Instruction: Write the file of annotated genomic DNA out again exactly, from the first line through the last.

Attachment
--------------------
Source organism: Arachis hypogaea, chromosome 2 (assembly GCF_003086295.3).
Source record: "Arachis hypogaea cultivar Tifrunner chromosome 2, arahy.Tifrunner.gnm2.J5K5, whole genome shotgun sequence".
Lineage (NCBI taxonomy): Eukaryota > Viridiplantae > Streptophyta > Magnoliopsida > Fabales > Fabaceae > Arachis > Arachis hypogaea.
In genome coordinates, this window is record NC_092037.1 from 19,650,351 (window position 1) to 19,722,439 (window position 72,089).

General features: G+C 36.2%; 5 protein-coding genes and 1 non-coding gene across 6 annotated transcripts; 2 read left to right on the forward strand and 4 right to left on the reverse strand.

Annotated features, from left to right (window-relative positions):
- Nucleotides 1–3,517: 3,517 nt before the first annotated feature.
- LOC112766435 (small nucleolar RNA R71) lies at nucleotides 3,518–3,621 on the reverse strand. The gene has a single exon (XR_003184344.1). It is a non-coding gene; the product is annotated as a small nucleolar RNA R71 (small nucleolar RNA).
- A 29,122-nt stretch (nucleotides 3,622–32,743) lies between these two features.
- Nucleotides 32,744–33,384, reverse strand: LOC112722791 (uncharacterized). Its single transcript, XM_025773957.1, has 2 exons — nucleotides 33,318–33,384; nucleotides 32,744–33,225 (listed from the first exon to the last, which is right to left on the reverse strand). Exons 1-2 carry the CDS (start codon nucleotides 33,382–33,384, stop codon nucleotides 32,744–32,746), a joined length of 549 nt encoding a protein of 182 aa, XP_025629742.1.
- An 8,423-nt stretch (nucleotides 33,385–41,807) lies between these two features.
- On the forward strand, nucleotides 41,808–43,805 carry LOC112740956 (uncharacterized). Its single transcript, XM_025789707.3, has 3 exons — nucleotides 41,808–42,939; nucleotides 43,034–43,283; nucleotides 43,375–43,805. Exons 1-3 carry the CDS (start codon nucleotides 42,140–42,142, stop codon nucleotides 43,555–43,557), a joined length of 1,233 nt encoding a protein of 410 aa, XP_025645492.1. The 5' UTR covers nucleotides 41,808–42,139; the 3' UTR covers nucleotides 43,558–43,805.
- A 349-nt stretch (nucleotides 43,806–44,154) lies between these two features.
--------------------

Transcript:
Source organism: Arachis hypogaea, chromosome 2 (assembly GCF_003086295.3).
Source record: "Arachis hypogaea cultivar Tifrunner chromosome 2, arahy.Tifrunner.gnm2.J5K5, whole genome shotgun sequence".
Lineage (NCBI taxonomy): Eukaryota > Viridiplantae > Streptophyta > Magnoliopsida > Fabales > Fabaceae > Arachis > Arachis hypogaea.
In genome coordinates, this window is record NC_092037.1 from 19,650,351 (window position 1) to 19,722,439 (window position 72,089).

General features: G+C 36.2%; 5 protein-coding genes and 1 non-coding gene across 6 annotated transcripts; 2 read left to right on the forward strand and 4 right to left on the reverse strand.

Annotated features, from left to right (window-relative positions):
- Nucleotides 1–3,517: 3,517 nt before the first annotated feature.
- LOC112766435 (small nucleolar RNA R71) lies at nucleotides 3,518–3,621 on the reverse strand. The gene has a single exon (XR_003184344.1). It is a non-coding gene; the product is annotated as a small nucleolar RNA R71 (small nucleolar RNA).
- A 29,122-nt stretch (nucleotides 3,622–32,743) lies between these two features.
- Nucleotides 32,744–33,384, reverse strand: LOC112722791 (uncharacterized). Its single transcript, XM_025773957.1, has 2 exons — nucleotides 33,318–33,384; nucleotides 32,744–33,225 (listed from the first exon to the last, which is right to left on the reverse strand). Exons 1-2 carry the CDS (start codon nucleotides 33,382–33,384, stop codon nucleotides 32,744–32,746), a joined length of 549 nt encoding a protein of 182 aa, XP_025629742.1.
- An 8,423-nt stretch (nucleotides 33,385–41,807) lies between these two features.
- On the forward strand, nucleotides 41,808–43,805 carry LOC112740956 (uncharacterized). Its single transcript, XM_025789707.3, has 3 exons — nucleotides 41,808–42,939; nucleotides 43,034–43,283; nucleotides 43,375–43,805. Exons 1-3 carry the CDS (start codon nucleotides 42,140–42,142, stop codon nucleotides 43,555–43,557), a joined length of 1,233 nt encoding a protein of 410 aa, XP_025645492.1. The 5' UTR covers nucleotides 41,808–42,139; the 3' UTR covers nucleotides 43,558–43,805.
- A 349-nt stretch (nucleotides 43,806–44,154) lies between these two features.